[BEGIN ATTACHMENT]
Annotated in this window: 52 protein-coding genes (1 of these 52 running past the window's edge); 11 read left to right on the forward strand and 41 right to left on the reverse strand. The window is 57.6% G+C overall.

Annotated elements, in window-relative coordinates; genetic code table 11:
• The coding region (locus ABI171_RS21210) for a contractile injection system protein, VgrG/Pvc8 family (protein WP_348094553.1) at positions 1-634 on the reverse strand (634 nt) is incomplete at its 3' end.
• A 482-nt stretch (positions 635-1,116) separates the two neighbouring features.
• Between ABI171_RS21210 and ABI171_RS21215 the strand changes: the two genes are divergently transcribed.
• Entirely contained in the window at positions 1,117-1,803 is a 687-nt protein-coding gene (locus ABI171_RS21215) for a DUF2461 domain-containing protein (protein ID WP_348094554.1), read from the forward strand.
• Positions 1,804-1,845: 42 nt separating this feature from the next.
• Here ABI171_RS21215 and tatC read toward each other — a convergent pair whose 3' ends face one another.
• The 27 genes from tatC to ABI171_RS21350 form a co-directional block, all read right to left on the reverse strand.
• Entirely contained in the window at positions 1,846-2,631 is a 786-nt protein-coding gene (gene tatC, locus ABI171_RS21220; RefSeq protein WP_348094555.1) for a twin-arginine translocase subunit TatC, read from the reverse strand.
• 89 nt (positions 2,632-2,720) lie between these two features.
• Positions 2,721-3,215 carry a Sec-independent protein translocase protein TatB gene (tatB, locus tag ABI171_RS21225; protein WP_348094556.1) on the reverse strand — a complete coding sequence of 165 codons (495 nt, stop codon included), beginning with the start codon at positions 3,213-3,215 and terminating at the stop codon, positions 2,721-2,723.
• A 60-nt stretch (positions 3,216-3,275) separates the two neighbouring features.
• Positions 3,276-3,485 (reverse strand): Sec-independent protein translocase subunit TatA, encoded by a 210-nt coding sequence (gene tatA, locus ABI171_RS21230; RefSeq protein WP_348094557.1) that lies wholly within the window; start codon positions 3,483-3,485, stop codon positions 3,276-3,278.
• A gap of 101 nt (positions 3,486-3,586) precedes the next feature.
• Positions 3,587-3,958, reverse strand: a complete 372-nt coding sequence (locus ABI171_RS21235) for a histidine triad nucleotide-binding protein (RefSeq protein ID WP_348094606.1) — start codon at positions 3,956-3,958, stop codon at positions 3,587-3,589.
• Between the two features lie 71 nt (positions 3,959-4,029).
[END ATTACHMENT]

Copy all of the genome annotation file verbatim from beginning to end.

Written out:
Annotated in this window: 52 protein-coding genes (1 of these 52 running past the window's edge); 11 read left to right on the forward strand and 41 right to left on the reverse strand. The window is 57.6% G+C overall.

Annotated elements, in window-relative coordinates; genetic code table 11:
• The coding region (locus ABI171_RS21210) for a contractile injection system protein, VgrG/Pvc8 family (protein WP_348094553.1) at positions 1-634 on the reverse strand (634 nt) is incomplete at its 3' end.
• A 482-nt stretch (positions 635-1,116) separates the two neighbouring features.
• Between ABI171_RS21210 and ABI171_RS21215 the strand changes: the two genes are divergently transcribed.
• Entirely contained in the window at positions 1,117-1,803 is a 687-nt protein-coding gene (locus ABI171_RS21215) for a DUF2461 domain-containing protein (protein ID WP_348094554.1), read from the forward strand.
• Positions 1,804-1,845: 42 nt separating this feature from the next.
• Here ABI171_RS21215 and tatC read toward each other — a convergent pair whose 3' ends face one another.
• The 27 genes from tatC to ABI171_RS21350 form a co-directional block, all read right to left on the reverse strand.
• Entirely contained in the window at positions 1,846-2,631 is a 786-nt protein-coding gene (gene tatC, locus ABI171_RS21220; RefSeq protein WP_348094555.1) for a twin-arginine translocase subunit TatC, read from the reverse strand.
• 89 nt (positions 2,632-2,720) lie between these two features.
• Positions 2,721-3,215 carry a Sec-independent protein translocase protein TatB gene (tatB, locus tag ABI171_RS21225; protein WP_348094556.1) on the reverse strand — a complete coding sequence of 165 codons (495 nt, stop codon included), beginning with the start codon at positions 3,213-3,215 and terminating at the stop codon, positions 2,721-2,723.
• A 60-nt stretch (positions 3,216-3,275) separates the two neighbouring features.
• Positions 3,276-3,485 (reverse strand): Sec-independent protein translocase subunit TatA, encoded by a 210-nt coding sequence (gene tatA, locus ABI171_RS21230; RefSeq protein WP_348094557.1) that lies wholly within the window; start codon positions 3,483-3,485, stop codon positions 3,276-3,278.
• A gap of 101 nt (positions 3,486-3,586) precedes the next feature.
• Positions 3,587-3,958, reverse strand: a complete 372-nt coding sequence (locus ABI171_RS21235) for a histidine triad nucleotide-binding protein (RefSeq protein ID WP_348094606.1) — start codon at positions 3,956-3,958, stop codon at positions 3,587-3,589.
• Between the two features lie 71 nt (positions 3,959-4,029).